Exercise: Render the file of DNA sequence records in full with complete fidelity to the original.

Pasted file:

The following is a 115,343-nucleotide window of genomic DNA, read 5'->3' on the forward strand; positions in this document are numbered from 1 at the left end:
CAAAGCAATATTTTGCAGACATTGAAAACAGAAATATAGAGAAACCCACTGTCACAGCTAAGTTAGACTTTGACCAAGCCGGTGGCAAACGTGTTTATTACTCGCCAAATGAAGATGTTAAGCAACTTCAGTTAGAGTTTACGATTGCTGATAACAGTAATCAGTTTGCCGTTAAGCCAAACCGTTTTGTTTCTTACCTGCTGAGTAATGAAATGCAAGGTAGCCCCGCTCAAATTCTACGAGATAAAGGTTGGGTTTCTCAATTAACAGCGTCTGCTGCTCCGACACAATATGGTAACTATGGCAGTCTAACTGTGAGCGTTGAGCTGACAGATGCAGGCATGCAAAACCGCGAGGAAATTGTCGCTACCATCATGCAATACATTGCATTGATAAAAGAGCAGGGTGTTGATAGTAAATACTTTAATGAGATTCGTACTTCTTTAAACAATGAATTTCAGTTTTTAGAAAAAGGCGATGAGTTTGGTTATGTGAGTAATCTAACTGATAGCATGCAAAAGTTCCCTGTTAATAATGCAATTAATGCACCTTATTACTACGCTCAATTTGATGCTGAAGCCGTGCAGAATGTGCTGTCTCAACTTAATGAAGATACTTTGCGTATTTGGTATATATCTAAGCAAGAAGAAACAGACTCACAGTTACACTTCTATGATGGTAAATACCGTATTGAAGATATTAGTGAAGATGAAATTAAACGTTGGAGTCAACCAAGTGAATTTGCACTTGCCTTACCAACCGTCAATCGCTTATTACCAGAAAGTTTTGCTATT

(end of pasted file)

The following is a 115,343-nucleotide window of genomic DNA, read 5'->3' on the forward strand; positions in this document are numbered from 1 at the left end:
CAAAGCAATATTTTGCAGACATTGAAAACAGAAATATAGAGAAACCCACTGTCACAGCTAAGTTAGACTTTGACCAAGCCGGTGGCAAACGTGTTTATTACTCGCCAAATGAAGATGTTAAGCAACTTCAGTTAGAGTTTACGATTGCTGATAACAGTAATCAGTTTGCCGTTAAGCCAAACCGTTTTGTTTCTTACCTGCTGAGTAATGAAATGCAAGGTAGCCCCGCTCAAATTCTACGAGATAAAGGTTGGGTTTCTCAATTAACAGCGTCTGCTGCTCCGACACAATATGGTAACTATGGCAGTCTAACTGTGAGCGTTGAGCTGACAGATGCAGGCATGCAAAACCGCGAGGAAATTGTCGCTACCATCATGCAATACATTGCATTGATAAAAGAGCAGGGTGTTGATAGTAAATACTTTAATGAGATTCGTACTTCTTTAAACAATGAATTTCAGTTTTTAGAAAAAGGCGATGAGTTTGGTTATGTGAGTAATCTAACTGATAGCATGCAAAAGTTCCCTGTTAATAATGCAATTAATGCACCTTATTACTACGCTCAATTTGATGCTGAAGCCGTGCAGAATGTGCTGTCTCAACTTAATGAAGATACTTTGCGTATTTGGTATATATCTAAGCAAGAAGAAACAGACTCACAGTTACACTTCTATGATGGTAAATACCGTATTGAAGATATTAGTGAAGATGAAATTAAACGTTGGAGTCAACCAAGTGAATTTGCACTTGCCTTACCAACCGTCAATCGCTTATTACCAGAAAGTTTTGCTATT